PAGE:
- 1. Indoor Inhalation Amendments
- 2. Will Illinois EPA re-open sites that have already earned a No Further Remediation letter and require them to evaluate the indoor inhalation pathway?
- 3. I have an approved remedial action plan under the existing TACO regulations. What happens if the rule takes effect before I receive the final NFR letter?
- 4. What other changes do these amendments make?
1. Indoor Inhalation Amendments
On May 16, 2013, the Illinois Pollution Control Board added the indoor inhalation exposure route to Illinois EPAâ€™s risk-based cleanup methodology called the Tiered Approach to Corrective Action Objectives, 35 Ill. Adm. Code 742 (TACO). These amendments are effective on July 15, 2013.The purpose of the indoor inhalation amendments is to minimize the exposure of building occupants to volatile chemicals that have the potential to migrate from the soil and groundwater to indoor air. This migration process is called vapor intrusion.
The indoor inhalation pathway will be managed similarly to the existing exposure routes under TACO. It follows the basic framework of TACOâ€™s three tiers, includes calculations for both residential and industrial/commercial remediation objectives, and allows for pathway exclusion, including the use of building control technologies to prevent or minimize human exposures to contamination.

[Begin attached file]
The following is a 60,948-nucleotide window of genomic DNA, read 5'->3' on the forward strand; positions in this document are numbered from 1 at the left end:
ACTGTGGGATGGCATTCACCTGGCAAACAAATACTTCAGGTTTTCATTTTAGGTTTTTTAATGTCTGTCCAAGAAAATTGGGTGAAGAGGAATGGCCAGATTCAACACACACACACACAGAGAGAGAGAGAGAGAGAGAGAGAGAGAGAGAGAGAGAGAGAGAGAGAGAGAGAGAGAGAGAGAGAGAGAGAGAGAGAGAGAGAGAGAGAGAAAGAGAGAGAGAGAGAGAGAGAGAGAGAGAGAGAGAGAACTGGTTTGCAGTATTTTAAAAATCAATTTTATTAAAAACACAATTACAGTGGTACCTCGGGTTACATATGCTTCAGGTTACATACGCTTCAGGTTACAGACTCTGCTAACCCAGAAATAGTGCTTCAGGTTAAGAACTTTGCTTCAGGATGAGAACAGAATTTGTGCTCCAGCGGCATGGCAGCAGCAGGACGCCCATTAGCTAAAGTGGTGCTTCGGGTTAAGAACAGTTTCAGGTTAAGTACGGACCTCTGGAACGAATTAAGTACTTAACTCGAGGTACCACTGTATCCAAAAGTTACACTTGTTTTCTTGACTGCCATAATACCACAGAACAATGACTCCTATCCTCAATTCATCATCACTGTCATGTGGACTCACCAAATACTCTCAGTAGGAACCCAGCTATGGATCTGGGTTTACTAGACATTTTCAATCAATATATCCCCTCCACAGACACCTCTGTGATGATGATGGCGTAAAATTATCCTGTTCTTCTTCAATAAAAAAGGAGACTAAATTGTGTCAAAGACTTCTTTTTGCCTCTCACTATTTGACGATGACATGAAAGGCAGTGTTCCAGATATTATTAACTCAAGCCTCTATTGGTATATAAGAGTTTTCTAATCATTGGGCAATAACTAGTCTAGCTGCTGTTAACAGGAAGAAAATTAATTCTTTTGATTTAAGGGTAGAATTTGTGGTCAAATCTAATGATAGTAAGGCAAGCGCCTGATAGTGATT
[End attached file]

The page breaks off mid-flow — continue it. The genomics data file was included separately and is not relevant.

Inserting a new exposure route into TACO required comprehensive changes to the existing regulations. As would be expected, these amendments contain new definitions, equations, parameters, default remediation objectives, and mechanisms for managing the indoor inhalation exposure route.
Illinois EPA is preparing fact sheets to help cleanup program participants understand and comply with the indoor inhalation amendments. Weâ€™re also coordinating with the Illinois Environmental Regulatory Group to offer training webinars in the spring. Details will be posted here when available. In the meantime, here are answers to common questions about the proposed rule.
2. Will Illinois EPA re-open sites that have already earned a No Further Remediation letter and require them to evaluate the indoor inhalation pathway?
No. Illinois EPA would take action only if new site-specific information indicates a vapor intrusion problem.
3. I have an approved remedial action plan under the existing TACO regulations. What happens if the rule takes effect before I receive the final NFR letter?
You will be required to evaluate the indoor inhalation exposure route in accordance with the amendments. Please note that the NFR letter does not need to be issued prior to effective date as long as all of the information required to issue NFR is received prior to the effective date. For example, in the case of a site where a Highway Authority Agreement has been submitted to IDOT and completion report has been submitted to Illinois EPA before the July 15, 2013 effective date of the rules, indoor inhalation does not need to be addressed to be eligible for NFR.
4. What other changes do these amendments make?
Certain tables are being updated for all chemicals, not just volatile chemicals, to minimize confusion and avoid complicating the footnotes. The updated tables include the Similar-Acting Noncarcinogenic and Carcinogenic Chemicals in Appendix A, Tables E and F, and the Default Chemical and Physical Parameters in Appendix C, Table E.
This fact sheet introduces concepts unique to the indoor inhalation exposure route and describes the specific changes being made to the Subparts and Tables.